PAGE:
How to Stay Safe from Electric Shock?
As electricians, we know this: electricity is awesome! It keeps our homes lit, comfortable, and equipped with the electronics we love. However, the danger of electric shock is a potentially fatal one that every homeowner needs to keep in mind.
The Electrical Safety Foundation International estimates that 30,000 Americans suffer electrical shocks in their homes each year. That’s too many — especially since safe electrical use eliminates the risk of electric shock. Since we are focused on keeping electricity awesome — and safe — we want to give you the best ways to prevent electric shock in your home.
How to Prevent an Electrical Shock at Home
Here are some simple and safe ways to avoid electrical shocks:
- Do not cut through a wall that may have electrical wires within them.
- Do not use damaged or defective outlets, power strips, or extension cords.
- Keep wet hands away from outlets.
- Avoid or dispose of frayed electrical cords
- Install ground fault circuit interrupters in your home
Below are some additional and more detailed ways to keep you, your family, and your home safe from electrical accidents.
Never use a power tool to cut through a wall if you don’t know what’s on the other side.
Good advice in general — but crucial advice if there’s a chance that charged electrical wires could be on the other side.
Connecting the metal blade of a power tool to the wiring in a wall can lead to dangerous electric shock.
Install tamper-resistant outlets.
Of the 30,000 electrical shocks every year, 2,000 of those shocks injure children. The number one electric shock risk for children is that they stick their fingers or metal objects into outlets.
Now mandated by the National Electric Code, tamper-resistant outlets are designed to prevent electric shock by blocking anything but a plug from connecting to the electrical source.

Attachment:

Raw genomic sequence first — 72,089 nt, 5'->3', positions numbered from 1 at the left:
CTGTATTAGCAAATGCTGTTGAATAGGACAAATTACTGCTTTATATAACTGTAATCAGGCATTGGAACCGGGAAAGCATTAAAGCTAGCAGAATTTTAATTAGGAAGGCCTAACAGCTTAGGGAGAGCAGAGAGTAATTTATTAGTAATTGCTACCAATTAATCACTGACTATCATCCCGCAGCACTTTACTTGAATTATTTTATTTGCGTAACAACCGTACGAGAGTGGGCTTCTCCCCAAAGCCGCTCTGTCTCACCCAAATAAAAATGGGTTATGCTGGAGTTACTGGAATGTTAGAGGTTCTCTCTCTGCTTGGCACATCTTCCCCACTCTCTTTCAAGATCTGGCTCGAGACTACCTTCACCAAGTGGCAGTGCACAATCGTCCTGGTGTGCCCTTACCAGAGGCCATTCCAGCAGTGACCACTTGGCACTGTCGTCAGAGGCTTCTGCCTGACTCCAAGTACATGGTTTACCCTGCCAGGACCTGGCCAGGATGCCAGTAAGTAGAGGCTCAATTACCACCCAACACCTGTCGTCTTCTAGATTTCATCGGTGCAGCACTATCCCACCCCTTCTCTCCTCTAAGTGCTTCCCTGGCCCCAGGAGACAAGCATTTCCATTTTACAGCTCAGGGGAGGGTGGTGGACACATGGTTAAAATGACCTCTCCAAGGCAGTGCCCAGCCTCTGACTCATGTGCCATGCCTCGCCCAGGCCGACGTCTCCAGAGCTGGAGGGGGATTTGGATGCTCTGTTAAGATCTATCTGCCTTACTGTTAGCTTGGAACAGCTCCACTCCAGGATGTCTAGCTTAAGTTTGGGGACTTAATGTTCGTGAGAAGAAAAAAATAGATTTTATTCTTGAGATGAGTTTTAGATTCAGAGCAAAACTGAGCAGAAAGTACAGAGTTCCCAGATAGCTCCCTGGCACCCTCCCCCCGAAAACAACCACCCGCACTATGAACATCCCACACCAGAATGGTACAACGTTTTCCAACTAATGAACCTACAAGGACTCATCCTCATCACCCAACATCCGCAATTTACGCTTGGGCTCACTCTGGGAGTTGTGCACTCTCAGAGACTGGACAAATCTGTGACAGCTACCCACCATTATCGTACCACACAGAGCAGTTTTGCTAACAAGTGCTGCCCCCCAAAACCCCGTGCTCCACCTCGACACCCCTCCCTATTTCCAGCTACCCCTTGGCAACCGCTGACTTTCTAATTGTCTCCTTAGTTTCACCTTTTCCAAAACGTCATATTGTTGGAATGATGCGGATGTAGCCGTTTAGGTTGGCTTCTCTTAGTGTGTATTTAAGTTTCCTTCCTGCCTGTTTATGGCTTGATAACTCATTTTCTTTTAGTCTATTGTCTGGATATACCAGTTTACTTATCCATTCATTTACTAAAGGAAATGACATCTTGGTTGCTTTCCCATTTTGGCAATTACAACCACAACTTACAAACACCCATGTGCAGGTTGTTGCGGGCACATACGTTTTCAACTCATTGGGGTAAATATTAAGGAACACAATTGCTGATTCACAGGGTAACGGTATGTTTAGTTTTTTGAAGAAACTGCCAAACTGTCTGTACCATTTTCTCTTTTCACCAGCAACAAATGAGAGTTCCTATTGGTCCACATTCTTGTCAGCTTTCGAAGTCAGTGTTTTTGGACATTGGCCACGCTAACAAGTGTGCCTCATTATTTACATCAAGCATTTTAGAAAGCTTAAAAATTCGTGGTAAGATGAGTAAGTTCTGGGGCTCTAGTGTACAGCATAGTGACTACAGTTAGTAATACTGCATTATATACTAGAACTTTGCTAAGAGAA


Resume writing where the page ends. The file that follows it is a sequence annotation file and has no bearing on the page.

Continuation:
This completely prevents the possibility of shock from an outlet. Work with us to upgrade your outlets to the tamper-resistant variety.
If you don’t want to install tamper-resistant outlets, at least use outlet covers.
Tamper-resistant outlets set the standard of electrical safety. However, if you don’t want to make the switch yet, basic outlet covers can provide you with some protection.
These inexpensive plastic caps do a good job of keeping foreign objects out of outlets. However, even a young child has the ability to pull them out, exposing the dangerous outlet.
Keep wet hands away from outlets.
One of the simplest causes of electric shock is also the most common and the deadliest. Although everyone knows that wet hands conduct electricity, people in a hurry still make the mistake of plugging in or unplugging electronics with wet hands.
This most frequently occurs in the kitchen or the bathroom — when people are in a hurry.
Have an electrician remove unsafe outlets or other electrical system components.
Outlets within a certain proximity to sinks violate the NEC because they are unsafe, putting homeowners at risk for electric shock.
In addition, some outdated electrical panels prove both a shock and fire hazard. In order to remove these hazards, bring out an electrician to remove or replace these hazards.
Install Ground Fault Circuit Interrupters in Your Home
A ground fault circuit interrupter is a safety countermeasure that cuts the power when it detects a current flowing through an uninterrupted path, like a person.
Mandated for all new homes by the National Electric Code, these devices are one of the most powerful tools to prevent electric shock and electrocution in your home.
Bring out a Mister Sparky electrician for an electrical safety inspection.
Keeping electricity fun—and not dangerous is easier said than done. However, our expert electrician can examine your electrical system for the signs of a dangerous electric shock.
Among the many important services Mister Sparky electricians perform for our customers, and electrical safety inspection is one of the most important ways to protect against electric shock and electrical fire hazards.
Contact us to schedule an electrical safety inspection today.